>> Gorditas Durango Mexican Grill | Eat the World Los Angeles

Monday, 15 February 2021

Gorditas Durango Mexican Grill

MÉXICO 🇲🇽
(DURANGO)

COVID-19 UPDATE: There are five or six tables that can be used outside after placing and receiving your order inside. The interior is closed to dining but open for takeout.

If you drive across the southern states of this country and are paying attention, you might just come across at least a couple dozen places that take the name Gorditas Durango on your way from Texas to the Pacific Ocean. Most likely those restaurants are nothing that stops you in your tracks. Modest and humble, workaday food, or so it seems from the outside. But gorditas and the guisados stuffed inside of them in Durango are worth taking some time to explore.

There are at least a half dozen spots in Greater Los Angeles that attach the state's name to their restaurant or street stall, but in general there are not as many people from there than from neighbors like Zacatecas and Sinaloa. This Valley spot is like many of those passed, not necessarily calling out for more than a hungry customer nearby, but come in for some of their Durango-inspired foods and you will not be disappointed.

The bright orange-painted archway that separates the kitchen from the ordering and prep space is a good place to fix your gaze while waiting for orders. Those familiar with the pat-pat-pat sounds from pupusa stands and pupuserias will find similarities to the beginnings of gordita preparation, as the chef shapes fat discs of masa. From that point onwards, the pupusa and gordita go down very different paths.

The scorpions that share space on the Gorditas Durango sign outside might be even more ubiquitous in the city of the same name and capital of the state. There are four types of scorpion living in Durango, ready to inflict major pain on adults and able to kill small children with their poison. Even the city's biggest football club is named Club de Fútbol Alacranes de Durango: Scorpions of Durango.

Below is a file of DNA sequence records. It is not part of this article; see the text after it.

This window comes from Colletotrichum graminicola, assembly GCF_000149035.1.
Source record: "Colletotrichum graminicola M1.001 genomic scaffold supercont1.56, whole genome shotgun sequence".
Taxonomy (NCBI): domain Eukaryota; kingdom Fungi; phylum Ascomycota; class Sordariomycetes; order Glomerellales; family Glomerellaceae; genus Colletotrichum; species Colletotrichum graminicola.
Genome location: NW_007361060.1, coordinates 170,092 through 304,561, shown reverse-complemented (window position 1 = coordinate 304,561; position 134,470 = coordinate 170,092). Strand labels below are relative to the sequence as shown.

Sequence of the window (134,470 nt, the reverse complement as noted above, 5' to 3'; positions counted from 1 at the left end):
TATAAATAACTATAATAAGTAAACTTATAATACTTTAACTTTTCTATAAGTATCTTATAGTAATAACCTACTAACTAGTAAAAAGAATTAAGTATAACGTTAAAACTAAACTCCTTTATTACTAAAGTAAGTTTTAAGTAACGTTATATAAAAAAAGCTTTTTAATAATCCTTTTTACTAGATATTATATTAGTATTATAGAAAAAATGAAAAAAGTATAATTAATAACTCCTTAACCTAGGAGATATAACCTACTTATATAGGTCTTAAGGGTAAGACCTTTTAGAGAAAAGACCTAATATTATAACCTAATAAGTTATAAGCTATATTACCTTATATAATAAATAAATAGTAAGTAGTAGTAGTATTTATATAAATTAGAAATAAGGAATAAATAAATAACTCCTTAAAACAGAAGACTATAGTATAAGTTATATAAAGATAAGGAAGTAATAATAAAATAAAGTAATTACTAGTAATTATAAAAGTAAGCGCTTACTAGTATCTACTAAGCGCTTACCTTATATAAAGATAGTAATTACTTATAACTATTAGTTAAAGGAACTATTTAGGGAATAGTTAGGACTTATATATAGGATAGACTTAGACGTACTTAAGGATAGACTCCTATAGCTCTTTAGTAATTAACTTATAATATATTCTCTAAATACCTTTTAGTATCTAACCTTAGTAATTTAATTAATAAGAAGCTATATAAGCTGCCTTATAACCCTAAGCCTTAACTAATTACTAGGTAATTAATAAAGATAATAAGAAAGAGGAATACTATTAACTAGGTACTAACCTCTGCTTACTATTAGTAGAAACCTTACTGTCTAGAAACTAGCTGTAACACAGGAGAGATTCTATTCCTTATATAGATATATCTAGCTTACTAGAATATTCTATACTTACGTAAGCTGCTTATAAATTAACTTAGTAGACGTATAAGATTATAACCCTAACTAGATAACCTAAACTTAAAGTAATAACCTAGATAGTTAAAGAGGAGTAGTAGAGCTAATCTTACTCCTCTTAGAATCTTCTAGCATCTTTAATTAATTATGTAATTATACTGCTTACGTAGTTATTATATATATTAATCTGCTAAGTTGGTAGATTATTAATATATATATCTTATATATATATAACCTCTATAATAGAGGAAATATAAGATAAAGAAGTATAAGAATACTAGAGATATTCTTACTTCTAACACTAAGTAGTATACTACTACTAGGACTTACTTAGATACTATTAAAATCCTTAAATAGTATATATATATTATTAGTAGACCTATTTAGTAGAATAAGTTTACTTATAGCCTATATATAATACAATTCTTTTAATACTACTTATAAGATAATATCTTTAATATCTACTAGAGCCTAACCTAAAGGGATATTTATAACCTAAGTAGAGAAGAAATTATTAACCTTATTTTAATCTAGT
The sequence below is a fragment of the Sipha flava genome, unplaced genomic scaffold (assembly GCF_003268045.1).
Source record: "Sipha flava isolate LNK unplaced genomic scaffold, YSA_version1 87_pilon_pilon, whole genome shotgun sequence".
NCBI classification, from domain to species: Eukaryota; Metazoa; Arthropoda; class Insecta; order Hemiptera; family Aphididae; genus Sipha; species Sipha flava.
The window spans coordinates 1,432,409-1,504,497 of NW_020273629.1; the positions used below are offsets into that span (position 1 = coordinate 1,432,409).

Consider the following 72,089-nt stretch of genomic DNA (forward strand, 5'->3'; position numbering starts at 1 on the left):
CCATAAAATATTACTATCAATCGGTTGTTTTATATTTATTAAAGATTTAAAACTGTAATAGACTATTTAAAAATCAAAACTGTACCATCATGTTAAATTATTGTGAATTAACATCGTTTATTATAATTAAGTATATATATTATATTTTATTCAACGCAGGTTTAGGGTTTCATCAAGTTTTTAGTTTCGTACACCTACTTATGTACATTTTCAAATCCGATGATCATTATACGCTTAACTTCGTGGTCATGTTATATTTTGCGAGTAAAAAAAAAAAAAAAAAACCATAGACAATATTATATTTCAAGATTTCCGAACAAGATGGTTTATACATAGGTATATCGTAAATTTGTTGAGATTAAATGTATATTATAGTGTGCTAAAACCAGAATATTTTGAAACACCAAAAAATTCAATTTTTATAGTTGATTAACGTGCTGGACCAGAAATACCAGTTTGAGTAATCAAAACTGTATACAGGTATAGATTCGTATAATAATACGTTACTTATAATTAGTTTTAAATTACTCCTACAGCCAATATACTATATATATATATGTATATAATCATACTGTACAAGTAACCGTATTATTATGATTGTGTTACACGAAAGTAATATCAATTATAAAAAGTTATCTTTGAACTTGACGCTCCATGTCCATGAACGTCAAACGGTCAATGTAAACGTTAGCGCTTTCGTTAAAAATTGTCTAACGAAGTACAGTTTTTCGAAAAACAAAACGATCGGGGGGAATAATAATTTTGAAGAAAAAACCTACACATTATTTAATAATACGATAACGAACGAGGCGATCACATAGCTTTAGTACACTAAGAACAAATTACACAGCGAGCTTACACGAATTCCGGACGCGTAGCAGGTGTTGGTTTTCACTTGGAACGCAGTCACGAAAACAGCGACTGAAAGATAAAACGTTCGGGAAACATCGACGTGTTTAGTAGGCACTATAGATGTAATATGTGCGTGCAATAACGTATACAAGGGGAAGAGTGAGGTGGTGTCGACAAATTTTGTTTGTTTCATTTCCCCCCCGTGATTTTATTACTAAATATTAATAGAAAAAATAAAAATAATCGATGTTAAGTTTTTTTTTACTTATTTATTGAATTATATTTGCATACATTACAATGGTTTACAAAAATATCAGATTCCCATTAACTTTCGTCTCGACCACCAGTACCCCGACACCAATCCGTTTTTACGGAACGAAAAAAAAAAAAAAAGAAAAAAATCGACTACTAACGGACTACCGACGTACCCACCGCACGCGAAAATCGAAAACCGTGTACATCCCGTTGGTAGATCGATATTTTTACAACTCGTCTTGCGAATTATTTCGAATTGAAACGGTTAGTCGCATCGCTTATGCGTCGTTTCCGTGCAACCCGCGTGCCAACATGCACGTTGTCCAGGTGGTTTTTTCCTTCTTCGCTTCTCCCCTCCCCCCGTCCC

But for now, do not focus on the intense pain that may come from a scorpion attack. Instead, take a look at the full array of guisados laid out on the steam table ready to be stuffed inside freshly prepared gorditas. Any reputable gorditas outfit will have quite a few options ready on any given day, and the list on the menu here adds up to 12.

All gorditas ($2.75, above) are priced the same and like most antojitos, best if eaten when served. If you are taking them home, open the container a bit so they do not steam themselves to death. Be prepared for the masa to tear, make sure to have a fork. The carne de puerco con chile colorado y nopales on top above was eaten piping hot and is full of spiciness. What an excellent start. The bean and cheese version was an excellent way to use their earthy and wonderful salsa verde, which otherwise does not see many opportunities when eating guisados-based antojitos.

The full menu is a bit overwhelming, spanning a range from barbacoa de borrego all the way to cheeseburgers. Most of the common antojitos are here as well, breakfast plates, and fajitas. But "estilo Durango" kept popping out of a few, like these enchiladas estilo Durango ($7.99, above), which are served with really good beans, rice, and salad.

These are simple cheese enchiladas bathing in a sweet sauce made from chile ancho, chocolate, and garlic. Despite the word rojas being in the name on the menu (but not on the receipt), these would be what are referred to in Durango as enchiladas dulces, and definitely worth an order. Both the beans and enchiladas themselves are topped with another layer of grated cheese, dairy lovers will be happy.


Originally just one of the burrito de carne deshebrada estilo Durango ($2.75 each, above) was ordered, but the flour tortilla-wrapped bundle of joy was so delicious that four more were purchased after the trunk eating session. On the menu this small-sized burrito filled with shredded beef is not listed so a large one stuffed with all sorts of other ingredients was expected. The small northern Mexican style burrito stuffed with guisados that showed up was the surprise of the day.

The guisado here is shredded beef in a green sauce of jalapeño and tomatillo, and what tastes like some secrets from the kitchen. It is moderately spicy and can also be purchased as a combo with two and rice and beans on the side. While the tortilla itself is far from the beauty made by Burritos La Palma, the guisado here is strong enough to create some fierce competition.

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